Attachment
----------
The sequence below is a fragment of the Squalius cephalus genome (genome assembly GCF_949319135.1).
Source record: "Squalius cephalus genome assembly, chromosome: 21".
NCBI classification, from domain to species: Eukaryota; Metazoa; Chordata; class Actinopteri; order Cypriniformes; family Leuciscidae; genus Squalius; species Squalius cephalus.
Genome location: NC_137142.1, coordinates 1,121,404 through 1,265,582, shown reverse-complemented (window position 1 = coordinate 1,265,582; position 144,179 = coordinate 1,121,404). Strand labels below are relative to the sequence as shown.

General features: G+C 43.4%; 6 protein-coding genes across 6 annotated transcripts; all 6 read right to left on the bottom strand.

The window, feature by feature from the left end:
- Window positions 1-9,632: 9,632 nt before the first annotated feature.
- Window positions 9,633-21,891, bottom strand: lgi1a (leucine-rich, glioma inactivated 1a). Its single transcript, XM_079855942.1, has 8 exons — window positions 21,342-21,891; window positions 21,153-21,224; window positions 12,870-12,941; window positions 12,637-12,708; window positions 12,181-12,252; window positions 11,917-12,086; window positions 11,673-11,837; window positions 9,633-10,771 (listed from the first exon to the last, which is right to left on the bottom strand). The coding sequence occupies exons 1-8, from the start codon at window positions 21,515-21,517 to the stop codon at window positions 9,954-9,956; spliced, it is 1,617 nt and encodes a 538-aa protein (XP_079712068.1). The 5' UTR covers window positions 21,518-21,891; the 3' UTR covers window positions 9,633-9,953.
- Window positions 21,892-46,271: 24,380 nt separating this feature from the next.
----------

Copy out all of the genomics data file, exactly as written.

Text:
The sequence below is a fragment of the Squalius cephalus genome (genome assembly GCF_949319135.1).
Source record: "Squalius cephalus genome assembly, chromosome: 21".
NCBI classification, from domain to species: Eukaryota; Metazoa; Chordata; class Actinopteri; order Cypriniformes; family Leuciscidae; genus Squalius; species Squalius cephalus.
Genome location: NC_137142.1, coordinates 1,121,404 through 1,265,582, shown reverse-complemented (window position 1 = coordinate 1,265,582; position 144,179 = coordinate 1,121,404). Strand labels below are relative to the sequence as shown.

General features: G+C 43.4%; 6 protein-coding genes across 6 annotated transcripts; all 6 read right to left on the bottom strand.

The window, feature by feature from the left end:
- Window positions 1-9,632: 9,632 nt before the first annotated feature.
- Window positions 9,633-21,891, bottom strand: lgi1a (leucine-rich, glioma inactivated 1a). Its single transcript, XM_079855942.1, has 8 exons — window positions 21,342-21,891; window positions 21,153-21,224; window positions 12,870-12,941; window positions 12,637-12,708; window positions 12,181-12,252; window positions 11,917-12,086; window positions 11,673-11,837; window positions 9,633-10,771 (listed from the first exon to the last, which is right to left on the bottom strand). The coding sequence occupies exons 1-8, from the start codon at window positions 21,515-21,517 to the stop codon at window positions 9,954-9,956; spliced, it is 1,617 nt and encodes a 538-aa protein (XP_079712068.1). The 5' UTR covers window positions 21,518-21,891; the 3' UTR covers window positions 9,633-9,953.
- Window positions 21,892-46,271: 24,380 nt separating this feature from the next.